It feels like the world is trying to “get back” to the office. At SEI, we have begun our journey. For us, it is more than just coming back. It’s about taking this opportunity (and it is an opportunity) to rethink work and build brave futuresSM.
Last year, a strategic theme for one of our business units was “rethinking what we think.” We put an inclusive and collaborative exercise against it, which centered around Adam Grant’s book, “Think Again: The Power of Knowing What You Don’t Know.” We read it as a team and then shared ideas about what we believed needed to be challenged and what required rethinking. Based on this exercise, we came up with a number of employee-led projects, including one centered on rethinking the future of work.
A willing (and exciting) journey into the unknown
We called this the “Employee Experience Project,” and a self-formed team of volunteers came together to get to work. The first thing they did was create a mission and associated goals.
Enhance our employees’ experience by expanding our long-standing team culture of responsive connectivity, living our values, and creating meaningful interactions that attract talent, drive retention, and instill a sense of pride and community throughout our team.
- Short term: Prepare us for coming back.
- Long term: Use this time to redesign work and enhance our enviable culture.
As we begin our journey, I thought I would share what we are learning:
- No one knows what the future of work should be, so we are not pretending that we do. We are openly stating we’re at the beginning of a series of experiments and are interested in learning and growing together.
- We are designing the future of work based on the understanding that employees are looking for a different relationship with work—one that is more flexible and integrated into their lives.
- We have used a number of design-thinking tools to help us think through space planning, initial policy changes, etc. One tool that has been most effective is “empathy research and employee listening tours.” There has never been a more critical time to stop and gather the voice of your employees.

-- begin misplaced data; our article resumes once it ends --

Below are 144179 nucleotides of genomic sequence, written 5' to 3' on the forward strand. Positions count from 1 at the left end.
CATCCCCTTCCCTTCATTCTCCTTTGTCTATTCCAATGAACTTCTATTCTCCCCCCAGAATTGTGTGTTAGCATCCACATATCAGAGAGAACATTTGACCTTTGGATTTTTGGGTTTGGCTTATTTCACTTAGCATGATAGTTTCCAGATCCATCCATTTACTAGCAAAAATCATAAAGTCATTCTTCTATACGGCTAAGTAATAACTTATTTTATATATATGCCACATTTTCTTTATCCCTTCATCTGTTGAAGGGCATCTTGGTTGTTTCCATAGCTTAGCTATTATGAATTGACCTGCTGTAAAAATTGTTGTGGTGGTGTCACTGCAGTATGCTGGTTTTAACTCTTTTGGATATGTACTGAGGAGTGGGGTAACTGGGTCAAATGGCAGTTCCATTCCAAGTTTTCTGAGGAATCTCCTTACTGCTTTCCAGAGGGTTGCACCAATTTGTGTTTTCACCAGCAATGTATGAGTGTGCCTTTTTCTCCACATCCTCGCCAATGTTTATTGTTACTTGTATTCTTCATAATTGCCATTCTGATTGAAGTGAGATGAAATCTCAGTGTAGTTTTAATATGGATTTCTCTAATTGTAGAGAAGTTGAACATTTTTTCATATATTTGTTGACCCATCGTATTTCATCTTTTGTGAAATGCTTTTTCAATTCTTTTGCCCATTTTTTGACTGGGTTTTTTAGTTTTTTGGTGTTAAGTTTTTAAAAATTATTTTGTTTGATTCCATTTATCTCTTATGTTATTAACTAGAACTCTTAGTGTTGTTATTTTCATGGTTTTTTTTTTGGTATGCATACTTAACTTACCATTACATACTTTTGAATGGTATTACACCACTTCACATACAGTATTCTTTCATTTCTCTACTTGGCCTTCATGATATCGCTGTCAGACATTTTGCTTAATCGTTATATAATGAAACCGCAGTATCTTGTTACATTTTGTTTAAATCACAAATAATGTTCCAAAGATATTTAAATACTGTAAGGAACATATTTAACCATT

- The words remote and hybrid need definition. Without it, there is an unnecessary level of angst and confusion that has direct impact on the employees’ day-to-day experience. We built our definition based on how the work we need to do is impacted by location. The greater the need for interaction and cross-company collaboration, the more the role is hybrid, but even within hybrid, we will provide flexibility, placing our trust in our employees to do the right thing.
- The right thing will center on “outcomes,” not “activities.” Once again, definitions will be key. We need to define client and employee outcomes, and this will require more rethinking. Clearly communicating these outcomes will help guide our understanding of what impact our changes have and how we are all accountable to deliver.
- The purpose of the office and space. For us, it is to connect and build relationships; it’s not about individual activity. So, our space design is more open, fewer desks, more gathering spaces. We are experimenting with hoteling and encouraging our teammates to be much more interactive on the days they come into the office. There are no assigned desks or team areas—let your purpose for being there drive your setup, and that could change day to day and week to week.
- We have more questions than answers.